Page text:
The great Spanish neuroanatomist Ramon y Cajal developed this technique for photographically sending a message in code. The method uses a stereo camera with two lenses and two photographic plates on a tripod at the left. Each lens focuses a slightly different image of the scene in front of the camera. The secret message is on plate B, whereas plate A contains a scrambled pattern of visual contours, which we term visual noise. The message is unreadable in each of the two photographic images taken separately because of the interfering visual noise. Each photograph would be sent with a different courier. When they arrive, viewing the pair of photos with a stereograph device as in Figure 1, the message is revealed because it stands out in stereo depth, distinct from the noisy background. Cajal did not take this seriously enough to write a proper publication on his idea: “my little game…is a puerile invention unworthy of publishing”. He could not guess that this technique would form the basis of a major research tool in modern visual neuroscience.
Our lab is investigating the fundamental basis of stereoscopic vision by recording from nerve cells in the visual cortex. One of the significant technical developments we use is the ability to record from lots of nerve cells simultaneously. Using this technique, I am excited to be starting a new phase of work that aims to identify exactly how the visual features that are imaged into the left eye are matched with similar features that are present in the right eye. The neural pathways of the brain first bring this information together in the primary visual cortex. Remarkably there are some 30 additional cortical areas beyond the primary cortex, all in some way concerned with vision and most of them having a topographic map of the 2D images arriving on the retinas of the eyes. The discovery of these visual areas started with Semir Zeki’s work in the macaque monkey visual cortex and our work follows that line by recording electrical signals from the visual cortex of these animals. To achieve this, we are using brain implants in the macaques, very similar to those being trialled for human neurosurgical use.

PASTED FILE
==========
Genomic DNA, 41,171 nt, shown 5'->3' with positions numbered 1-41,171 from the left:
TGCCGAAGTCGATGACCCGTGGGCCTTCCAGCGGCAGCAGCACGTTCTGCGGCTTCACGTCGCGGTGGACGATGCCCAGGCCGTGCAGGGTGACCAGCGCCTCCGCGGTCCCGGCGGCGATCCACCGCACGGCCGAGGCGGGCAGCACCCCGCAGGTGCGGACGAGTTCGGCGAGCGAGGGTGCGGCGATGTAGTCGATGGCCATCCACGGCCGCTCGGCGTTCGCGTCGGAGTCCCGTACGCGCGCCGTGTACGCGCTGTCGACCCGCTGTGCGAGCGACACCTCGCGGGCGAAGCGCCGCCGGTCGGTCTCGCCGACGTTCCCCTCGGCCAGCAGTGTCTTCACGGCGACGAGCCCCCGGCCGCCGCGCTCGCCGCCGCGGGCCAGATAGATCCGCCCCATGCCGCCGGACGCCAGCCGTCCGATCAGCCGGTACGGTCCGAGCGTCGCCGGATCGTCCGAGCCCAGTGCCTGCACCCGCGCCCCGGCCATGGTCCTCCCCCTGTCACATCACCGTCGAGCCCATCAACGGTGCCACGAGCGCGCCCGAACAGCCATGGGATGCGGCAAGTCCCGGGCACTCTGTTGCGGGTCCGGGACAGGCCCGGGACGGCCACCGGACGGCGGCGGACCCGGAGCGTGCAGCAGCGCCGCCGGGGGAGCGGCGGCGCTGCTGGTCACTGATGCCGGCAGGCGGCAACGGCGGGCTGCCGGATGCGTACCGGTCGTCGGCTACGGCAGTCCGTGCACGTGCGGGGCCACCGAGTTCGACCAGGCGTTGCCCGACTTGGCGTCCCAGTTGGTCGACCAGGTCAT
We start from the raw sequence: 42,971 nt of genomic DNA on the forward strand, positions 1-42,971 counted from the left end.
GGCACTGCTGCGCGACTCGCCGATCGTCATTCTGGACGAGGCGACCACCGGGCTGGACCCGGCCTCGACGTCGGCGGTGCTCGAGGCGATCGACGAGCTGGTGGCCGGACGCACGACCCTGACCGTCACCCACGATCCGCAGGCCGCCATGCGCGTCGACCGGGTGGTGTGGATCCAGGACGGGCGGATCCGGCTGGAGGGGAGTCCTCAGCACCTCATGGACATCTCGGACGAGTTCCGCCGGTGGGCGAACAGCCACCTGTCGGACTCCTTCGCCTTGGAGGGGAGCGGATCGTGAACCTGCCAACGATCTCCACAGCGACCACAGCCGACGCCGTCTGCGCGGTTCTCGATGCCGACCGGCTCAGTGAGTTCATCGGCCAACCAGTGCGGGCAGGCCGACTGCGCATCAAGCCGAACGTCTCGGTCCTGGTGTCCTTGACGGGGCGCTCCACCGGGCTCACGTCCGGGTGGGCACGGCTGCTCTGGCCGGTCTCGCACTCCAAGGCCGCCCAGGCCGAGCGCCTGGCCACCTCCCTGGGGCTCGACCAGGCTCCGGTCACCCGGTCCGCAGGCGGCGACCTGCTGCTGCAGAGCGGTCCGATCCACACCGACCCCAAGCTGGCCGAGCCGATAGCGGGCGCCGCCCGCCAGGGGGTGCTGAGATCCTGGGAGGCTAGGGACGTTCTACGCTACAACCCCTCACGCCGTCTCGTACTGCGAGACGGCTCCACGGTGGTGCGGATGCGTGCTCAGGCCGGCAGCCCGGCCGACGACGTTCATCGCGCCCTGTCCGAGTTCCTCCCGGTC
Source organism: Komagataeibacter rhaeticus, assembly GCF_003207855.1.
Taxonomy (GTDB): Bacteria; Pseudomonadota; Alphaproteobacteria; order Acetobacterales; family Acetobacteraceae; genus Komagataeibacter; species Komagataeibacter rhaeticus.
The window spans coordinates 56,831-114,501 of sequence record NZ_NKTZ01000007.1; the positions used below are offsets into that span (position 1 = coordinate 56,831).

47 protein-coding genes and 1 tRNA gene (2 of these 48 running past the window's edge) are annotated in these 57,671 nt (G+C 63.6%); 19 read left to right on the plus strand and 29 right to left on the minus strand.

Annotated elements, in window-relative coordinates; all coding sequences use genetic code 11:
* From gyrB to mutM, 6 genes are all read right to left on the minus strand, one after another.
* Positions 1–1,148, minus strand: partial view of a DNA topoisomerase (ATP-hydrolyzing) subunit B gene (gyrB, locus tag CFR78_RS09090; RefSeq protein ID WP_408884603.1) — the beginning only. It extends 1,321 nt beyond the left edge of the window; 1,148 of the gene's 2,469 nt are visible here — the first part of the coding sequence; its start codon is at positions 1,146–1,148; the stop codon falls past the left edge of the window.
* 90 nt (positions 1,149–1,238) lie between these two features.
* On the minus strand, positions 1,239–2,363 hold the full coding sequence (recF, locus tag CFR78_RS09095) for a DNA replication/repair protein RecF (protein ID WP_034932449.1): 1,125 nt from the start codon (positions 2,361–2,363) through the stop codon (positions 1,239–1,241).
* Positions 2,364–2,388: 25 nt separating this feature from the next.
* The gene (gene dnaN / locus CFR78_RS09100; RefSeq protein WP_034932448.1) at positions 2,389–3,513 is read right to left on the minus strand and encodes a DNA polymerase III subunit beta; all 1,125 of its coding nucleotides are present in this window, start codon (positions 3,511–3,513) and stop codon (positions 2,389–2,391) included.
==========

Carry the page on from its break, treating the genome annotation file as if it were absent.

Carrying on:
My lab is currently interested in how information passes from one of visual cortical areas to another. Nerve cells in the brain communicate with a temporal code, which uses the rate and timing of impulse-like events to signal the presence of different objects in our sensory world. When information passes from one area to another, the signals about depth get rearranged. The signals successively lose features that are unrelated to our perceptual experience and acquire new properties, corresponding more closely to perceptual experience but not observed in earlier visual areas. So, these transformations eventually come to shape our perceptual experience.
In this phase of work, we are identifying previously unobserved properties of this transformation from one cortical area to another. We are examining how populations of nerve cells use co-ordinated signals to allow us to discriminate objects at different depths. We are testing the hypothesis that the variability of neural signals is a fundamental limit on how well the population of nerve cells can transmit reliable information about depth. To be specific, we are currently following a line of enquiry inspired by theoretical analysis that identifies the shared variability between pairs of neurons (that is, the covariance of neural signals) as a critical limit on sensory discrimination. Pursuing this line is giving us new insights into why the brain has so many different visual areas and how these areas work together.
It is an exciting time. There are many opportunities created by the newer technologies of multiple, parallel recording of neural signals and the ability to intervene in neural signaling brought by the use of focal electrical stimulation and optogenetics. The prospect of applying these methods to core problems in the neuroscience of our perceptual experience is something to look forward to in the forthcoming years.